Somewhere in the Ozarks, though it could be any number of places cradled beyond the fringes of modern prosperity, we can no doubt find communities just like this, where men are either absent or to be found cooking up drugs, driving trucks, or just getting wasted and mean and violent, while tough women do the grunt work, finding something to eat, holding down the fort—perhaps literally—and just generally negotiating for their family’s survival. Sometimes music is played on fiddles and guitars, and when this happens it’s just about the only time we see men and women enjoying each other’s company in Winter’s Bone, though surely there are other unseen interactions, love-making at least, that would explain how these people keep going, how one generation follows another.
Debra Granik and her co-scenarist Anne Roselini’s adaptation of Daniel Woodrell’s novel embraces both the harsh beauty of its setting and the utter bleakness of its portrait of life among these rural poor, their abandoned cars, muddy clothes, and burnt-down meth labs, their lack of work and surplus of weight. Unlike Ang Lee’s 1999 adaptation of Woodrell’s Ride With the Devil, it’s a fairly humourless movie, though I think its tone is imposed less by Granik’s striving for seriousness than by the needs of story and genre. This is a thriller driven by desperation. Ree Dolly (Jennifer Lawrence) is only 17, but she alone is responsible for raising her much younger siblings. Her mother’s incapacitated and her father who knows where, maybe dead. She needs to find out, because he’s apparently skipped bail and the family’s property could be taken away. Ree spends the movie going from one unfriendly door to another in search of someone, anyone, who can help, even her extended family, not necessarily an advisable resource in this place where blood ties can lead to bloody conflicts and certain households maintain a mafia-like grip on the meager local economy. “Never ask for what ought to be offered,” Ree instructs her little brother, which is another way of saying steer clear of anything that feels like less than straight-ahead generosity.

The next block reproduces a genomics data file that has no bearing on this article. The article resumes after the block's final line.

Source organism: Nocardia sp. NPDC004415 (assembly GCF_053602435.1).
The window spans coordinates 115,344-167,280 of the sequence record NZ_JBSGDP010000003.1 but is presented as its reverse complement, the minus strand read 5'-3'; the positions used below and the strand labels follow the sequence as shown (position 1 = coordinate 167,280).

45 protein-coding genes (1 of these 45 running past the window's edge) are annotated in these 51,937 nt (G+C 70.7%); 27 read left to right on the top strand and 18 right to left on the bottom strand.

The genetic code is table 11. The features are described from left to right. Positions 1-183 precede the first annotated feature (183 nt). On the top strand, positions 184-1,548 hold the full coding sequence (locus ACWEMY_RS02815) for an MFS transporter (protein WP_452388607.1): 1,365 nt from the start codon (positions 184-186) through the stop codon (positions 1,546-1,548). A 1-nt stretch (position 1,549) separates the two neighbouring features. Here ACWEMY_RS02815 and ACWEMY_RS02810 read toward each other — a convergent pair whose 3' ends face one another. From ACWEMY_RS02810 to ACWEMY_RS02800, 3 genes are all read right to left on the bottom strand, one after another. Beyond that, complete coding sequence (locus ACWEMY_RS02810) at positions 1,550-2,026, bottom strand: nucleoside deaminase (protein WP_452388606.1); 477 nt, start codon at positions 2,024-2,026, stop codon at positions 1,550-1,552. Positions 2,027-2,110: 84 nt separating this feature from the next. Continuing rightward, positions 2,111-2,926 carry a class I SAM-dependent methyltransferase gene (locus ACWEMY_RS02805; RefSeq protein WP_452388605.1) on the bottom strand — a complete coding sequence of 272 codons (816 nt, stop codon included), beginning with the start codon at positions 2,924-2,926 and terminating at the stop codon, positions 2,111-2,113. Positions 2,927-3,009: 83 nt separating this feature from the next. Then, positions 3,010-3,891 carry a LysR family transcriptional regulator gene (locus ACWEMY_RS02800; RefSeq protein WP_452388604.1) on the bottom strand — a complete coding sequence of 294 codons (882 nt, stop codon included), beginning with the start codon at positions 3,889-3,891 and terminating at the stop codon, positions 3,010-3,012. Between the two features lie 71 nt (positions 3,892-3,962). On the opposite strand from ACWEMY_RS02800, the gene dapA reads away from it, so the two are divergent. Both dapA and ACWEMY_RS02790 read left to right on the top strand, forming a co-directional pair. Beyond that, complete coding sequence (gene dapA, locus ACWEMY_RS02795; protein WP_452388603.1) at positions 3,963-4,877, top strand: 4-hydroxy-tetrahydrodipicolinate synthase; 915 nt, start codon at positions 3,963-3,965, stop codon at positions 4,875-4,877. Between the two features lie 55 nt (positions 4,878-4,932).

Yet, while there are definitely times in Winter’s Bone when the menace feels overcooked, generosity is not alien to this place or to this story. Though Ree gets threatened, beat-up, and abandoned, she also has a neighbour that lends her feed for her horse; a friend saddled with a small child and a dink for a husband who nonetheless gives her a ride when she needs it; an uncle’s girlfriend who gives her a joint to chill out after a terrifying encounter in the uncle’s kitchen; she meets one of her dad’s girlfriends, played by Twin Peaks’ Sheryl Lee, who tries to give her a useful lead on dad’s whereabouts (so that’s what would have become of Laura Palmer had she lived); she’s saved from possible death by that same very scary aforementioned uncle (John Hawkes, a near ghost of a man); she’s given some good advice from a US military recruiter who can see that she, like so many in her part of the country, is considering the army just for the money.
Ree’s already proven her resilience before the story even begins by caring her family and home and teaching the kids to fend for themselves, even to hunt and skin squirrels if occasion calls. “Do we eat those parts?” her little brother asks, looking at the squishy, steaming guts. “Not yet,” Ree answers flatly. Ree will prove her fortitude again and again, discovering inner resources she probably didn’t even know she had along the way, and Lawrence gives a tremendous performance, one that feels like pure adrenaline with no time to waste on ingratiating winks. But the story rewards Ree’s almost mythical testing of will, not with anything like a fantasy happy ending but with the simple reassurance that when things go from bad to worse, with a little bit of luck, someone will be there who gives a shit, and will extend any free hand they can.